Black Rock Shooter The Game Review

Black Rock Shooter The Game Review

Black Rock Shooter: The Game is a direct spinoff from the Japanese series of the same name. Lesser known in the West and released in digital only via PSN as a two year old PSP game, it may fly a little under the radar for most.

Those who do happen to come across the his game though will be in for a bit of a treat, as Black Rock Shooter is a fun JRPG with plenty of action.

Whilst its influences come from an existing franchise there is nothing to worry about in terms of missing chunks of the story. Despite taking place in the same universe the various versions of Black Rock Shooter are all standalone stories, whether it be the Magna, Anime, or in this case the game.

The story for Black Rock Shooter: The Game is set in a post-apocalyptic world (we know, but keep with us), 19 years after an alien invasion has destroyed the world and humanity is all but defeated. The game’s heroine BSR is awoken from a slumber and thrust into the fight to save the human’s existence.

A lot of the story is told via communications between BSR and the various individuals who ally with her along the way. You may have seen the style this is done with before is you have played a certain Konami Stealth Em Up. It may be a direct influence, but it matters not as it does a job and drives the story forward. A story that whilst not amazing, does enough to keep your attention throughout, which is always a bonus.

Gameplay mixes traditional RPG elements with more section orientated battle sections. Enemies are encountered throughout the various levels, much in the way they are in a game like Persona, however once a battle is entered you lose the turn-based style of other games and instead find yourself in a real-time environment.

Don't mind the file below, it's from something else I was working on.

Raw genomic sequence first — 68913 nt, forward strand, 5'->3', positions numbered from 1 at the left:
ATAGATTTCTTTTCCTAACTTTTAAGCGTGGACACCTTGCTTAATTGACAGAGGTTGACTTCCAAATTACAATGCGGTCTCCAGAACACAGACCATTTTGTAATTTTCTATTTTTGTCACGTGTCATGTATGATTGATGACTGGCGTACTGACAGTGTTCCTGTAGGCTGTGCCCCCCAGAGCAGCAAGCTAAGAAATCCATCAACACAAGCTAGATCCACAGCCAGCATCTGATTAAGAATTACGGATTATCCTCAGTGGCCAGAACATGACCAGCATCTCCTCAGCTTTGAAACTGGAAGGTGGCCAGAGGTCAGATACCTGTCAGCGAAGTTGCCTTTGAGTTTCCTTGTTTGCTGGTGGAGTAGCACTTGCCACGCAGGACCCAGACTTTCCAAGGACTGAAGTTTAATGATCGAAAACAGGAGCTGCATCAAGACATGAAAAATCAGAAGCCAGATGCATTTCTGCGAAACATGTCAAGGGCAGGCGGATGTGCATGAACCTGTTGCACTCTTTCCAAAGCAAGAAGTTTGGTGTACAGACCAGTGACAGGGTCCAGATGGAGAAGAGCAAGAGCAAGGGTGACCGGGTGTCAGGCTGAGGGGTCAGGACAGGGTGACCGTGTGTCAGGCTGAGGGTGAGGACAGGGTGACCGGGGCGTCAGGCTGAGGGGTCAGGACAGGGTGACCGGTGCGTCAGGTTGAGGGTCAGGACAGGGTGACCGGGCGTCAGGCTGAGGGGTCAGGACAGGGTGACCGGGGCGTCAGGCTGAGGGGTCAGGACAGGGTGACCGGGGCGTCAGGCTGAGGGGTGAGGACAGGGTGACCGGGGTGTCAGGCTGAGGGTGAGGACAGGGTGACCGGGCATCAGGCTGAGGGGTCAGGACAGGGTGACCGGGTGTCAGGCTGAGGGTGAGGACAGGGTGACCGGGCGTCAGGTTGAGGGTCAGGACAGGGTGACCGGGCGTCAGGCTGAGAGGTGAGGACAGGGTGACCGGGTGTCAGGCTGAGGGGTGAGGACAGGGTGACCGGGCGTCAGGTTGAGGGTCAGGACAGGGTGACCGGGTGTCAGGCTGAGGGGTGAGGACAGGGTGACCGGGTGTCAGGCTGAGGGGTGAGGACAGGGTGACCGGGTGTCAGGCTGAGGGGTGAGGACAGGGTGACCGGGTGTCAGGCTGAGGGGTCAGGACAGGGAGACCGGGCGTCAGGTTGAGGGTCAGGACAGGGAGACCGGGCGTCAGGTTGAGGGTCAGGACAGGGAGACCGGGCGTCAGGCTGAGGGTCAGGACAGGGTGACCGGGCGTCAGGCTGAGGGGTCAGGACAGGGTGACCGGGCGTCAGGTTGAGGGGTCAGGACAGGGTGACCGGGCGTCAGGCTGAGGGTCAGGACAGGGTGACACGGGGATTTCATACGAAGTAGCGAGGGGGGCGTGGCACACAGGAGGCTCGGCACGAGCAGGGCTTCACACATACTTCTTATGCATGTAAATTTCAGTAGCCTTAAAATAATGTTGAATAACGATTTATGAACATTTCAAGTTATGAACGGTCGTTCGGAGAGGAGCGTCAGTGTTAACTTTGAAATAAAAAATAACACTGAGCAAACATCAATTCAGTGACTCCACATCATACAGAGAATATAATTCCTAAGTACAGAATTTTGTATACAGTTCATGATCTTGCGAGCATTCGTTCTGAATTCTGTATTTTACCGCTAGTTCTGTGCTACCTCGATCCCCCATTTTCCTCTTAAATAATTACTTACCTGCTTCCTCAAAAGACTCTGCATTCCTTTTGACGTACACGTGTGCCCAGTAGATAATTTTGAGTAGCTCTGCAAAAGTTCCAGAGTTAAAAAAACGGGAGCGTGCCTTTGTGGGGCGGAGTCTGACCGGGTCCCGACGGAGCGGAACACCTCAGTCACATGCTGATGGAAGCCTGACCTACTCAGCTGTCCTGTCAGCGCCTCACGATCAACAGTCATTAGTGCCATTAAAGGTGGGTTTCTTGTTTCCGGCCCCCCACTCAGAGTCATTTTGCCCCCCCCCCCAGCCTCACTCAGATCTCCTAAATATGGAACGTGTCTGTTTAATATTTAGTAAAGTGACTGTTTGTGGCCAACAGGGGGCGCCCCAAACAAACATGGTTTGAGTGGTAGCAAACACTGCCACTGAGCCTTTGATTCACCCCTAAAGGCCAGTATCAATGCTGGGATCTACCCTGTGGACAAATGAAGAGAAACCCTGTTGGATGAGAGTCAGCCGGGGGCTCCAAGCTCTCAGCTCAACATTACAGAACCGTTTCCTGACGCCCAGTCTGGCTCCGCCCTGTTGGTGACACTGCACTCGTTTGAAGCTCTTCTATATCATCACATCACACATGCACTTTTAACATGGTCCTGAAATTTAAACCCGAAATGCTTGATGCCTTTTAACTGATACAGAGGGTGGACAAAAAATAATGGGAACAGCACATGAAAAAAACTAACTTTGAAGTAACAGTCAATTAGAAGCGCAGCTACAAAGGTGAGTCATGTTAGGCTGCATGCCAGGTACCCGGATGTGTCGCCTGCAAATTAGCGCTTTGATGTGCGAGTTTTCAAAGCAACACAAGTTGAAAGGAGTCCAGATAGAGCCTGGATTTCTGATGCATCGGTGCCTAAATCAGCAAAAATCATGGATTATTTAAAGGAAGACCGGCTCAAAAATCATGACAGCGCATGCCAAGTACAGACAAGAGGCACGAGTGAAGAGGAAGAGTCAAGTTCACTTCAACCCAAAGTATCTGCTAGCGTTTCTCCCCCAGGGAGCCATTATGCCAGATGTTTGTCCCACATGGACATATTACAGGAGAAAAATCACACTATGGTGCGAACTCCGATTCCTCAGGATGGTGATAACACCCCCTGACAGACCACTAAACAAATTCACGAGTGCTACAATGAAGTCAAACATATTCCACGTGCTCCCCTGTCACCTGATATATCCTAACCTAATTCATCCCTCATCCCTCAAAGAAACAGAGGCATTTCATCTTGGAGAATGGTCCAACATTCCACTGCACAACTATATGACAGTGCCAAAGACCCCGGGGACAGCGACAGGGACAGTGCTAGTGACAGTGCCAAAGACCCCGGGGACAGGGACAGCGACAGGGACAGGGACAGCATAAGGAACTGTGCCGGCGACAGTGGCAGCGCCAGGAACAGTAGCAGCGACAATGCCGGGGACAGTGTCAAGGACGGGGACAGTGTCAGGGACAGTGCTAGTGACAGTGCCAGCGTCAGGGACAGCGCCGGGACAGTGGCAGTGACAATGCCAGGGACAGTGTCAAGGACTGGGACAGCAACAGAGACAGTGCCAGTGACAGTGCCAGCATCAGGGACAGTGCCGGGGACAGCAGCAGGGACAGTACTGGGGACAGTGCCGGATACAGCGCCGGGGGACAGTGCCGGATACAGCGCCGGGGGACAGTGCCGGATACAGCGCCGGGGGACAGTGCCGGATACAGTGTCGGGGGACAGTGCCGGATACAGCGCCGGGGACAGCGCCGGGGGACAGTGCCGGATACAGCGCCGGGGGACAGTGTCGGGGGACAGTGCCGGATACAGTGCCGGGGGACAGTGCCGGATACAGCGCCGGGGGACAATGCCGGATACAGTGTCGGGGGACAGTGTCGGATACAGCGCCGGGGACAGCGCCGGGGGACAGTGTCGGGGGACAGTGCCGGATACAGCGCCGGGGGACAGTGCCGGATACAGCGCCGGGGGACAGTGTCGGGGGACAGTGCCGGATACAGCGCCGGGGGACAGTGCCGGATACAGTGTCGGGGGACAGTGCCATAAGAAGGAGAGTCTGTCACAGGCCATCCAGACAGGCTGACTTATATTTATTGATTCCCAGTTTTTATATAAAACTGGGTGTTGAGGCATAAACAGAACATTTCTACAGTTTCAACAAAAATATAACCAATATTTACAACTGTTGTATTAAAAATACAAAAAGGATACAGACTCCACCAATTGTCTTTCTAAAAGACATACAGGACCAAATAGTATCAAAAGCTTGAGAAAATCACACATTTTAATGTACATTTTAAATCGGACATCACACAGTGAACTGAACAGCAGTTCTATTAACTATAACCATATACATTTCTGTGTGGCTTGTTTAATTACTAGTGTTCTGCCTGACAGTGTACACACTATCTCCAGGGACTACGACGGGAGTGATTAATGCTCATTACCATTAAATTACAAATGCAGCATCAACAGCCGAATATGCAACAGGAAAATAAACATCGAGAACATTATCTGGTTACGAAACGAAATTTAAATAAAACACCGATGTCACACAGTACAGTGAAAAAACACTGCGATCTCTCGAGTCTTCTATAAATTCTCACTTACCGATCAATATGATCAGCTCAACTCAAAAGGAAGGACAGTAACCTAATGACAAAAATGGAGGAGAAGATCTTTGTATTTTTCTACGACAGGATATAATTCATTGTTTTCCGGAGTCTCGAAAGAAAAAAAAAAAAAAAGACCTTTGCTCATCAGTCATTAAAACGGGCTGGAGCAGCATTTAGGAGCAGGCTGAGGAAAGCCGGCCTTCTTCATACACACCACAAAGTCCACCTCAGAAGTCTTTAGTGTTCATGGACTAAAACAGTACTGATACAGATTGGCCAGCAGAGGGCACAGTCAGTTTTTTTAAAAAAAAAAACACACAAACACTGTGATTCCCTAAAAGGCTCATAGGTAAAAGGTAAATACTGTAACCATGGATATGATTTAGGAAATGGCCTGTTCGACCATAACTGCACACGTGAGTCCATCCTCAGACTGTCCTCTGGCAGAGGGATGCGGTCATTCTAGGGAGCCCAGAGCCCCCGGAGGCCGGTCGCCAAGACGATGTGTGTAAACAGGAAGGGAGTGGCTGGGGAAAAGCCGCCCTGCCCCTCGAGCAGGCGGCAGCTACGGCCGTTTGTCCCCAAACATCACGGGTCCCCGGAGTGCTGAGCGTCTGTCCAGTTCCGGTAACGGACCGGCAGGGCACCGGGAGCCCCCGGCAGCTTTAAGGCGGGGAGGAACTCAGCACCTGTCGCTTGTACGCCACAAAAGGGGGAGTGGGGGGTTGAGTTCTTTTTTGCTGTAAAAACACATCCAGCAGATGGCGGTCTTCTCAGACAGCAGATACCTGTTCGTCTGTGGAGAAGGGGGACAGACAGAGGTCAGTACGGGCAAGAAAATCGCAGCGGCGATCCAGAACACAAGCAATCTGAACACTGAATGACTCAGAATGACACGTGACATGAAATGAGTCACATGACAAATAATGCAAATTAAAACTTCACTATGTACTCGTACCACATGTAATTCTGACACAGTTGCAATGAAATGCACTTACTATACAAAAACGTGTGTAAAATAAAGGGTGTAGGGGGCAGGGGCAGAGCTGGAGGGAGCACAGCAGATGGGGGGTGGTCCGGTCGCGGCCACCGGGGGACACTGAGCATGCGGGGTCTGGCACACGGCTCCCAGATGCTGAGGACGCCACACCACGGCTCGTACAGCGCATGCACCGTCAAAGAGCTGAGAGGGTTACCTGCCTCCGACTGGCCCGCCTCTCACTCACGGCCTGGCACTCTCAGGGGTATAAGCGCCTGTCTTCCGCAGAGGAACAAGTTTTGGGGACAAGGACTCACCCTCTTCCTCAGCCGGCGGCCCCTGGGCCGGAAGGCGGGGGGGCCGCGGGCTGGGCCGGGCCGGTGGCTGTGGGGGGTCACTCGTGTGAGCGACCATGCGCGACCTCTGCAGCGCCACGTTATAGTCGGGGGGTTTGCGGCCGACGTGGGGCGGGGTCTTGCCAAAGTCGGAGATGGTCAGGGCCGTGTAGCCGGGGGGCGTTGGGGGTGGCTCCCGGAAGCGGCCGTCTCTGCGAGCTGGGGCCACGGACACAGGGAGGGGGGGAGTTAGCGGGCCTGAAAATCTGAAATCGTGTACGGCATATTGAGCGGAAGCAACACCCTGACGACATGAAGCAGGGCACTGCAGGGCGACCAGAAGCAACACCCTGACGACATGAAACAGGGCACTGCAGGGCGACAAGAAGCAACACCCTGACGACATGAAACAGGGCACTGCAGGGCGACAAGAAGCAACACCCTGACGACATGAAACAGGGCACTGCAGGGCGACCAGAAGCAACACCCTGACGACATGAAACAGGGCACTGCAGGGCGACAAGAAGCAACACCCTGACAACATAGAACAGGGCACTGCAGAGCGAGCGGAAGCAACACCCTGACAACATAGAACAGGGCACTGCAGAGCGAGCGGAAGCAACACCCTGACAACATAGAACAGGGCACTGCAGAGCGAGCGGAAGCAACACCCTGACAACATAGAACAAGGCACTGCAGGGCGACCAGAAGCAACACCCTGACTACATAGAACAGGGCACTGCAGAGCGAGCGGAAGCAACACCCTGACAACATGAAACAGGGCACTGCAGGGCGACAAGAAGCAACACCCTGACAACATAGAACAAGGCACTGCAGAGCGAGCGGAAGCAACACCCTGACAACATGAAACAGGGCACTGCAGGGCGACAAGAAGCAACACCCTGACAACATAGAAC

Armed initially with your gun, you will battle enemies with an analogue aiming system that has more in common with a third person shooter mixed with a touch of Ace Combat aiming. It is something that works really well from the moment you first go into battle, with the system being fairly intuitive. There are some moments of frustration with a lock on system, but you soon get used to it. As the game progresses BRS will unlock various new skills and find that she can level up areas of her arsenal. It is an RPG after all, so it is to be expected.

Rather than one long trek driven by a story, Black Rock Shooter is split into arena style levels that each have a bit of a briefing before each one. You’ll then navigate through and essentially take on and clear all the enemies. It nothing groundbreaking, but it does a good job of allowing gamers to play longer or shortened sessions, just as you would ideally want on a handheld game of this type.

This is of course a PSP game, so don’t expect huge;y impressing visuals native to the Vita. In saying that however, aside from a few low-res textures, Black Rock Shooter does look very nice scaled to the Vita screen and doesn’t suffer being a game designed originally for the PSP. Others do look better, but there a plenty that look a hell of a lot worse.

Black Rock Shooter’s main problem isn’t going to be with its graphics or gameplay. The main issues come from just what it is, a niche franchise, for a (now) dead system, released digitally only in a bit of a stealth manner. What you are looking at here is a game that should sell through word of mouth, picked up on the off chance, or by definite fans of the franchise.

There is a lot of fun to be had and it is a game that Gamestyle will happily pick up and play during those times between large Vita releases. It isn’t as long as some of the more established RPG titles out there, but in terms of value for money it does hit the spot. We urge you to take a chance on Black Rock Shooter.

Review Overview

Gamestyle Score - 7
70

7

Summary : A niche title, but one that will give you many hours of entertainment.

About Bradley Marsh

Bradley has been part of the Gamestyle team since 2010 and has become a regular reviewer for the site. His passion is for Ice Hockey, both virtual and in the real world. That doesn't mean he is a one dimensional gamer, he'll pretty much play anything he gets his hands on.
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